Opel GT was EV experiment 50 years ago, but diesel won…
Half a century ago, Opel was already experimenting with an electrically powered record car based on the Opel GT. At the time, the GT was a ‘mini Corvette’ on a European scale. It was sold with a 1,1 basic version and a more powerful 1,9 four-cylinder gasoline engine.
The GT wanted to bring sporty driving pleasure to a wide clientele because the basic architecture and engines were borrowed from the Kadett B. The headlights that rotated around their axis, the fluent body shape, and the four rounded tail lights combined with the chrome fuel cap gave the Opel GT its street credibility in the late sixties and early seventies.
Electric record car…
Against the backdrop of the oil crisis in the early seventies, car manufacturers started looking for alternative drivetrains for the first time. Just as in the pioneering years of the motor car, the electric drive was once again pulled out from under the dust. Therefore, in 1971, Opel developed an Opel GT with electric propulsion.
The GT was chosen as a project car because of its aerodynamic design. In the ‘Elektro GT’, the gasoline engine was exchanged for two Bosch direct-current electric motors on the rear axle. They produced 120 hp and even reached a peak power of 160 hp for a short time, which was a lot faster than the most powerful gasoline version (1,9 carburetor engine with 90 hp).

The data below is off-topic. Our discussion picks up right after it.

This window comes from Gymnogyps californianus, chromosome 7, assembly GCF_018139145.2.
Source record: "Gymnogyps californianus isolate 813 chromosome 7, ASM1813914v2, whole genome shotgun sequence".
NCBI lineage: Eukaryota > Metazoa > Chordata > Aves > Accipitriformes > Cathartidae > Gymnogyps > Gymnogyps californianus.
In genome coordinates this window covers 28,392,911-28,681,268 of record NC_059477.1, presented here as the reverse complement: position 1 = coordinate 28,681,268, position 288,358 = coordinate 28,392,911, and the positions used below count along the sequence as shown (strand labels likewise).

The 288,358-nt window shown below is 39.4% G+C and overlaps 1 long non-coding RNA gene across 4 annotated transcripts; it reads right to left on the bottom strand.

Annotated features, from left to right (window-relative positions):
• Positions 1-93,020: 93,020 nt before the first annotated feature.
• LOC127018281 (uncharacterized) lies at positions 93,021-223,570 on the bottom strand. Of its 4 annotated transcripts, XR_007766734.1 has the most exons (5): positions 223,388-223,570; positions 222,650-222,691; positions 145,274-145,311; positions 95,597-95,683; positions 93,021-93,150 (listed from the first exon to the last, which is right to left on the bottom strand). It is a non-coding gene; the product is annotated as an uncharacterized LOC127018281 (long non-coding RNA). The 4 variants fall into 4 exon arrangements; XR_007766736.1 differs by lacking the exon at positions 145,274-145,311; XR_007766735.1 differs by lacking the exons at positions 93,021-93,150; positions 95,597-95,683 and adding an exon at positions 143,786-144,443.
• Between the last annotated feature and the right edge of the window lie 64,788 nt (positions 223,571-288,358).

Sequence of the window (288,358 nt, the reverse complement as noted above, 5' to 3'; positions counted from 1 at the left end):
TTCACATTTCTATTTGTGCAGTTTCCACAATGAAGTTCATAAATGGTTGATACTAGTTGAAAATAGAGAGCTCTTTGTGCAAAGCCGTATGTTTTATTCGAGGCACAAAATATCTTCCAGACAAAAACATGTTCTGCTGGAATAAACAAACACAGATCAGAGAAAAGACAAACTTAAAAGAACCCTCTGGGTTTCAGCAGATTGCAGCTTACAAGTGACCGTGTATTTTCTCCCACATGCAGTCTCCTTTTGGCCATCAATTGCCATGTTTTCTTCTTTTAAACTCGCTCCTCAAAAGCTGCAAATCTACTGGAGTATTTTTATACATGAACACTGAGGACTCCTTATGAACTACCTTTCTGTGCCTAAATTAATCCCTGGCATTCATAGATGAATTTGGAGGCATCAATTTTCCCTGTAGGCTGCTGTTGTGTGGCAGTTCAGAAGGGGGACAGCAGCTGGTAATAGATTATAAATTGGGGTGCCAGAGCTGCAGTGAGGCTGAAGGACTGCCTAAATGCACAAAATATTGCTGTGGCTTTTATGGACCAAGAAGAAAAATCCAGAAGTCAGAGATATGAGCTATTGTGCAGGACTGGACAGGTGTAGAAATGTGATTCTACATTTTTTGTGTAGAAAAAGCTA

Varta supplied four nickel-cadmium batteries, good for 590 kg so that the ‘Elektro GT’ weighed 1 550 kg. The chassis was adjusted, and because there was no combustion engine to cool, the front air intake could be closed, which improved the aerodynamics.
The pilot on duty was Adam Opel’s grandson, Georg, who, with a top speed of 189 kph over a distance of 1 km, set a world record with an electric car. In all, Opel achieved six world records with this research car.
… but diesel appeared to be the better alternative for decades
At the time, electric propulsion remained in an experimental phase and, as the crisis became more acute, Opel also explored other paths. A year later (1972), they installed a diesel engine in the GT, with which the manufacturer once again set world records, with a top speed of 197 kph. That technology was also ready for production.
In the same year, Opel launched a diesel version of the Record for the first time, with a modest 60 hp engine. It was economical, noisy, and very slow to drive.
Diesel technology would take over for the next few decades, and today, it looks like Opel is finally making the switch from diesel to electricity. Thanks to PSA technology and more stringent emission rules, the German brand will sell more and more electrically powered models to reduce CO2 emissions.